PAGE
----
Lakeside resident Stacey Hewitt died of a heart attack April 26 while pet sitting in Ajijic.
Born 71 years ago in Los Angeles as Sandra Ione Wimer, she grew up in California and went to school at Oxnard High School.
Hewitt was the essence of the New Age generation, immersing herself in the “alternative” culture by taking many related courses.
Her successful typing business attracted an elite clientele in Palo Alto, which included actress and diplomat Shirley Temple Black.
A determined bachelor girl, following a brief failed marriage to Leonard Hewitt when she was 19, none of her many male suitors managed to get her to tie the knot again.
Arriving at Lakeside seven years ago, Hewitt, who re-branded herself “Stacey” when a friend said the name was a better fit, lived in Ajijic at the Raquet Club.
She soon made an impact, volunteering with a host of local organizations and charities, including the Rotary Club, Jaltepec Centro Educativo (for training youngsters in the hospitality industry) and the Lake Chapala Society.
Although often opinionated, Hewitt had a vibrant personality, a big heart and was always ready to help anybody in need, if she could. A good listener, she readily gave sound advice.
Says long-time friend Bennie Le Bourvellec-Lincicome:
‘’When she loved someone, she loved that person to the moon and back.
Says Rosemary Grayson, another long-time friend: “She was always there for me to listen and help me through the tough times – especially during my 20 years of health problems. I know she adored my family. She surely showed us the love. It was mutual.”
Always seen in all the right places, with a vast, stylish and colorful wardrobe, Hewitt was affectionately known as “The Dancing Queen.”
Hewitt leaves a brother, Ron and a niece Veronica.
Her friends, headed by Karen McConnaughey of Focus on Mexico, are supporting the costs of funeral arrangements with their donations. Those who want to help and fund a warm celebration of Hewitt’s life should contact McConnaughey at karenfocusonmexico.com.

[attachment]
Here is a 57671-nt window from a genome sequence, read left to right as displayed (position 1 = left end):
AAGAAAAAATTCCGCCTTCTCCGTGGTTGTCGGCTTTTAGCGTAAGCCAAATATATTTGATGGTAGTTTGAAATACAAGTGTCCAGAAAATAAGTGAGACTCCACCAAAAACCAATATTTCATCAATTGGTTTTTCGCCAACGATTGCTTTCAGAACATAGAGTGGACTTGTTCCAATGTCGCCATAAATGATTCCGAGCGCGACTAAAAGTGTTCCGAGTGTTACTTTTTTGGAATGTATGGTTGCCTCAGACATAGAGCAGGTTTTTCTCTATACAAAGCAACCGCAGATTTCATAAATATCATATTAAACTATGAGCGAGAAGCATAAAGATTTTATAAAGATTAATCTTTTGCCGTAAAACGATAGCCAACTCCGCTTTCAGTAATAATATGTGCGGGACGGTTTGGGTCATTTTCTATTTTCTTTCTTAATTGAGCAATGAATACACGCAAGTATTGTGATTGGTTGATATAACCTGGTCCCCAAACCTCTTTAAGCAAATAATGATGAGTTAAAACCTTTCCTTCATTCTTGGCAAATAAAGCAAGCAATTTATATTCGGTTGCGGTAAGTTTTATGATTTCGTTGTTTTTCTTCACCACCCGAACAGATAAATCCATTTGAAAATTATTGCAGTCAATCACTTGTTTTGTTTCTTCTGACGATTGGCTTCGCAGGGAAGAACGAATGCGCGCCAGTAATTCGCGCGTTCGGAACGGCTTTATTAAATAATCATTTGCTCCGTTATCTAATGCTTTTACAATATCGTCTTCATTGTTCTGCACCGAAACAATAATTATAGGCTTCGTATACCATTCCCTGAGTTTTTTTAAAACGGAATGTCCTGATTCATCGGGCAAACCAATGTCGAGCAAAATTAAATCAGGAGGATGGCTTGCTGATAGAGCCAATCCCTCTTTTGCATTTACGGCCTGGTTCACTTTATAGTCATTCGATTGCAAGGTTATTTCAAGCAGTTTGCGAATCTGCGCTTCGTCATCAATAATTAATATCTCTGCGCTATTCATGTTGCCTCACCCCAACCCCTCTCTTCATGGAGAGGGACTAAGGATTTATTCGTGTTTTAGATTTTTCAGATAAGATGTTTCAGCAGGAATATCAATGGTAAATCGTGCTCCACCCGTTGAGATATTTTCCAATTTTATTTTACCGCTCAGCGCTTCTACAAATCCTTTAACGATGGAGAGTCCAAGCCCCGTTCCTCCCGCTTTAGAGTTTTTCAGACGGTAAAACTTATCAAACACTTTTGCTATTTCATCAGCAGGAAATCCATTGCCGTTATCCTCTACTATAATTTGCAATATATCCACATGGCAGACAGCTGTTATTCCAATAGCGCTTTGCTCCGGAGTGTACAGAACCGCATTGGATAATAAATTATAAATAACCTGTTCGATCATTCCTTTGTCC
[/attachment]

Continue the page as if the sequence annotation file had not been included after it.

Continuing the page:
Heather Elizabeth King-Hedinger
British citizen and long time Zapopan resident Elizabeth King-Hedinger, nee Milburn, 98, died quietly in Madrid, Spain, on April 30, where she had most recently been living with her daughter, Lucretia Aldao.
She was happily married for over 40 years to her adored and adoring husband, King, with whom she had a life that included residences in Indonesia, Hong Kong, The Philippines, Japan, New York, Spain and Mexico.
King-Hedinger was born in Northumberland and educated at Priorsfield School for Girls. Later, she studied to be a professional artist in London, where she lived during World War II. Her war service proudly included working as a British Army captain and running clubs for servicemen during the occupation of Austria following the war.
King-Hedinger is the proud grandmother of three and great-grandmother of five beautiful children. In addition, she is survived by her two daughters, Lucretia of Madrid, Spain, and Aurora and her husband Jose Manuel Delgado Griego of Seattle, Washington. They are proud of her many gifts including strength, vivacity, discipline and originality. She was a gifted artist as well as an avid gardener, skier and horsewoman. Her splendid horses and dogs brought her great joy.
In Guadalajara, she was an active member for many years of the Readers Book Club. She lived with her late husband in Las Cañadas subdivision to the north of the city.
Prayers were said May 7 at Saint Mark’s Anglican Church in Guadalajara, where her husband King was laid to rest on October 10, 1998.